“I’m very proud of the fact that The Amazing Spider-Man 2 is entirely carbon-neutral. We made a commitment to be as eco-conscious as possible during production itself, when we took a special effort to think green and avoid waste; now, completing that process with Earth Hour Blue is a wonderful testament to what we can achieve when we all work together,” says Jeff Blake, Chairman, Worldwide Marketing and Distribution, Sony Pictures Entertainment.

“Use your power at, so you too can become a Super Hero like Spider-Man, Earth Hour’s Super Hero ambassador,” said Foxx.

Unreleased Rascal Flatts Song to be Featured in the Film ‘Heaven is for Real’


Rascal Flatts Rewind Cover“Compass” to Be Included On Country Supergroups’s Forthcoming Studio Album This May


A new Rascal Flatts song entitled “Compass” will be featured in the upcoming Sony Pictures film Heaven Is For Real, which opens nationwide on Wednesday, April 16. The song will also be included on Flatts’ forthcoming Big Machine Records album, REWIND, available May 13. The album is now available for pre-order at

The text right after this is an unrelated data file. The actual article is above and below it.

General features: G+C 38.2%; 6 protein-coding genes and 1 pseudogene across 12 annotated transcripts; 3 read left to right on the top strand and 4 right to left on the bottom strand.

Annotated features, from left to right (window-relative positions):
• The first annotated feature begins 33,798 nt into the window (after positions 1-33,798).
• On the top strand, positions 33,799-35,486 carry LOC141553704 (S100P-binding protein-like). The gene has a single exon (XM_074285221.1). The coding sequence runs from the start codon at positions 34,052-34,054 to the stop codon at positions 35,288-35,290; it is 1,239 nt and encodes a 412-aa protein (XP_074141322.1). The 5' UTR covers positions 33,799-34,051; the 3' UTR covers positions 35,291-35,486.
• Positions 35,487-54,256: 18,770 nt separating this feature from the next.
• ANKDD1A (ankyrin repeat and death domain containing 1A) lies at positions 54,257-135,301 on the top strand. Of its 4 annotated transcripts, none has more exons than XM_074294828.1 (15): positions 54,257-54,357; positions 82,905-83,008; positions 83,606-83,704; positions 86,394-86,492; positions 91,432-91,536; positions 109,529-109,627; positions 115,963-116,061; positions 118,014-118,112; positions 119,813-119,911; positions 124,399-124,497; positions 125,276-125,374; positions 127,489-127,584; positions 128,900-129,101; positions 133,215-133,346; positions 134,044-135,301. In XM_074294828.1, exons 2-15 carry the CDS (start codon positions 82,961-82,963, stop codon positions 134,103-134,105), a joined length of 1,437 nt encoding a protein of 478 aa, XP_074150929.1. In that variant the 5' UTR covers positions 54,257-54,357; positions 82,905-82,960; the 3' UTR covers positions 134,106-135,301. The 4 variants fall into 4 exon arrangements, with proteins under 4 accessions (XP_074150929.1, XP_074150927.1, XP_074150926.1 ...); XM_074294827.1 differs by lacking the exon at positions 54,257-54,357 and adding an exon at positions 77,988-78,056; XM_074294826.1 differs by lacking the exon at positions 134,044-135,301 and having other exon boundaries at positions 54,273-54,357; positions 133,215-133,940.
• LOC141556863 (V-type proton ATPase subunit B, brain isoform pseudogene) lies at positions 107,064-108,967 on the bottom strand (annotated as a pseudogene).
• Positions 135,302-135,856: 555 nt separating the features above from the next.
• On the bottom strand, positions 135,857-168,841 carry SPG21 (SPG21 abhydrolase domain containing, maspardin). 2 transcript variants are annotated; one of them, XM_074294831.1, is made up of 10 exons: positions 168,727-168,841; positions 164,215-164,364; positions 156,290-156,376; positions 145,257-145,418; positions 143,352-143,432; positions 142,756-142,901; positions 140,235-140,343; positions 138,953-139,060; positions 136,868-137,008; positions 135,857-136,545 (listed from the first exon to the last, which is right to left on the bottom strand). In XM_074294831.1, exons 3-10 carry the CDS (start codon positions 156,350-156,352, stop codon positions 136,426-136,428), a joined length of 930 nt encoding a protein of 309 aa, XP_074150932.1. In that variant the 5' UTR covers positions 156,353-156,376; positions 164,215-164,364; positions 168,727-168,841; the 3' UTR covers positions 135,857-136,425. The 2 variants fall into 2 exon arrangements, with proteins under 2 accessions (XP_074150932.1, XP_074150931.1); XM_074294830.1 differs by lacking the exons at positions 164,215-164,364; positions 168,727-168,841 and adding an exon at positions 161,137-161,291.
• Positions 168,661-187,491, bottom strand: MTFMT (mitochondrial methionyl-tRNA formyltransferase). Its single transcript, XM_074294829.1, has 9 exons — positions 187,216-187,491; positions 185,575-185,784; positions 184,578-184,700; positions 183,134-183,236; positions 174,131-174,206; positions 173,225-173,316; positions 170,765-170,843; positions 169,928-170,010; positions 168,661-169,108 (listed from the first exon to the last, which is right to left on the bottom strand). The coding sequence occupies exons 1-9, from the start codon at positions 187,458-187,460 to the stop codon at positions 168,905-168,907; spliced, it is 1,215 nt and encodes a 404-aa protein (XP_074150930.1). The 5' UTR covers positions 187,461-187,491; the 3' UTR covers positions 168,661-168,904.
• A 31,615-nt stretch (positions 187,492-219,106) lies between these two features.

Based on the #1 New York Times best-selling book of the same name, Heaven Is For Real brings to the screen the true story of a small-town father who must find the courage and conviction to share his son’s extraordinary, life-changing experience with the world.

The film stars Academy Award nominee and Emmy award-winning actor Greg Kinnear as Todd Burpo and co-stars Kelly Reilly as Sonja Burpo, the real-life couple whose son Colton (newcomer Connor Corum) claims to have visited Heaven during a near death experience.  Colton recounts the details of his amazing journey with childlike innocence and speaks matter-of-factly about things that happened before his birth … things he couldn’t possibly know. Todd and his family are then challenged to examine the meaning from this remarkable event.